Second, an attorney is trained in and practices being an advocate for one party.  A mediator is trained in and practices being a facilitator to bring the parties to a resolution.  They are different skills and often incompatible.  Some attorneys have mastered both skills, but this is not automatic. A well-trained mediator will understand family law and help educate the parties in what the law says.

Third, mediation of a divorce involves skills beyond just knowledge of the law.  Divorce mediation will involve items such as equitable distribution, child support and alimony, which are number intensive.  A skilled mediator will also know how to deal with the parties’ emotions and to break any impasses that may arise. Mediation is a skill that is seperate and distinct from those of law, mental health, accounting and others.

Participants in a mediation should have representation by an attorney (other than the mediator).  A mediator should be chosen based on their mediation skills and experience as a mediator.

Is mediation completely confidential?
New Jersey’s Uniform Mediation Act (and harmonized court rules) provides for confidentiality and a privilege for all parties in a mediation. In addition, all parties to my mediations agree to a confidentiality clause which stipulates that any information divulged within a mediation session cannot be used in any court proceeding (unless those items are also required in discovery, such as financial records). So, if there are some things that a divorcing party does not want in the public record or does not want a judge to scrutinize, mediation can be helpful in resolving issues in private. Remember that Judges in NJ’s courts are required to report any supected tax evasion or underpayment to the taxing authority.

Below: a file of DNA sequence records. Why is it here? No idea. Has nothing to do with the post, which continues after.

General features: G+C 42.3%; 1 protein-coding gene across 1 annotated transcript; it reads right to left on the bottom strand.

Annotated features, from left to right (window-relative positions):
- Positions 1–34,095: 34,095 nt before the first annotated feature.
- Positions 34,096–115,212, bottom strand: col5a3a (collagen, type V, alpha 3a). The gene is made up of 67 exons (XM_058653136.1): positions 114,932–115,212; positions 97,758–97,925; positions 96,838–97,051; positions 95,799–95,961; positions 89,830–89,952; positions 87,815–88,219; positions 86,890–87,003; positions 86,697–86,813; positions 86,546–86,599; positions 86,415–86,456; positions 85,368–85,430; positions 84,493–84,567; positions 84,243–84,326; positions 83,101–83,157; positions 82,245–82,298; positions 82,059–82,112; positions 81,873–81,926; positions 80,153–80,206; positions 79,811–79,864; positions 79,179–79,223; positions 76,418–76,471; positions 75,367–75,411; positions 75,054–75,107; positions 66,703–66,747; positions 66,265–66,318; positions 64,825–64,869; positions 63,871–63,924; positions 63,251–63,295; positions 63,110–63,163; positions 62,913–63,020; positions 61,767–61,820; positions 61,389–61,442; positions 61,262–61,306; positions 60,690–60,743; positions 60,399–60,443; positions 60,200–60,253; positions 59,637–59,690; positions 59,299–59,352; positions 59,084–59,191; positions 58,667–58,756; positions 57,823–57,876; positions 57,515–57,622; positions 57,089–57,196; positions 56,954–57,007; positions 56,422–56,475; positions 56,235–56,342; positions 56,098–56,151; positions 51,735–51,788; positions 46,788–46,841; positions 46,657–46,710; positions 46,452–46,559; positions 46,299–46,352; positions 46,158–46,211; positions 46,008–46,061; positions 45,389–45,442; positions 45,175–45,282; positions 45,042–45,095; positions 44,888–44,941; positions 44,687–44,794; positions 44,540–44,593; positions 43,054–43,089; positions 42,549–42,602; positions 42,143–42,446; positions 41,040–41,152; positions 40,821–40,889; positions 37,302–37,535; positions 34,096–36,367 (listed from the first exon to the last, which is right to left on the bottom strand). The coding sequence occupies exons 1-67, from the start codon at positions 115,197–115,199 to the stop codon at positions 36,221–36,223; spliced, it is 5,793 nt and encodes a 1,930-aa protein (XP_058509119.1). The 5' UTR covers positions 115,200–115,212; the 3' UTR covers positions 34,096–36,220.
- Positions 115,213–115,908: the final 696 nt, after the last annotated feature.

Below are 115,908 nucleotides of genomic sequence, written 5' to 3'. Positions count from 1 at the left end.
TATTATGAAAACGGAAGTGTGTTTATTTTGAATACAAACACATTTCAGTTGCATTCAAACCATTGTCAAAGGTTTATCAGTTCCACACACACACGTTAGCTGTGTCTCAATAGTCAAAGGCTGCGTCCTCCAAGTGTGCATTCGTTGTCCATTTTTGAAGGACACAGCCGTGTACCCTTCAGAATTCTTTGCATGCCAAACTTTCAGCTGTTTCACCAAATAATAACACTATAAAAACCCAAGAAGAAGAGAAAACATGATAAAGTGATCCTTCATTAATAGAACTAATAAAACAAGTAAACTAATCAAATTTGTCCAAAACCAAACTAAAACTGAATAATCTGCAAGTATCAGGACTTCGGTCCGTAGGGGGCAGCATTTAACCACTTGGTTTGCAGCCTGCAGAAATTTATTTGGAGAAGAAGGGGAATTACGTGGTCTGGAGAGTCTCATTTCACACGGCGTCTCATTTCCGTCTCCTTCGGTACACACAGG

However, that does not mean that confidentiality is an absolute. There are exceptions to confidentiality and privilege in the Uniform Mediation Act. For instance, in NJ, all persons (regardless of role) are required to report suspected child abuse or the contemplation of a crime to the authorities.

What ethical standards is a mediator bound by?
Mediation is an unregulated profession.  Anyone — with or without training or experience — can hang out a shingle and call him or herself a mediator.  That is why it is critical to vet your mediator.  There are a number of different organizations who promote mediator standards of conduct. These standards include: New Jersey Association of Professional Mediators (NJAPM) Mediator Standards of Conduct, Association for Conflict Resolution/American Bar Association Mediator Standards of Conduct and the NJ Court System’s Mediator Standards of Conduct for court-referred mediations. Most of the Standards are similar by the various organizations.

I am a member of the NJAPM and thus held to a complaint and review process whereby my membership and my accreditation can be revoked in case of a serious violation of the Standards of Conduct. As in even highly regulated professions, ethical standards are no guarantee of avoiding violations or of a quality practitioner. You must make your decision to use a mediator based in part on your trust level of the mediator.

Is mediation right for everyone?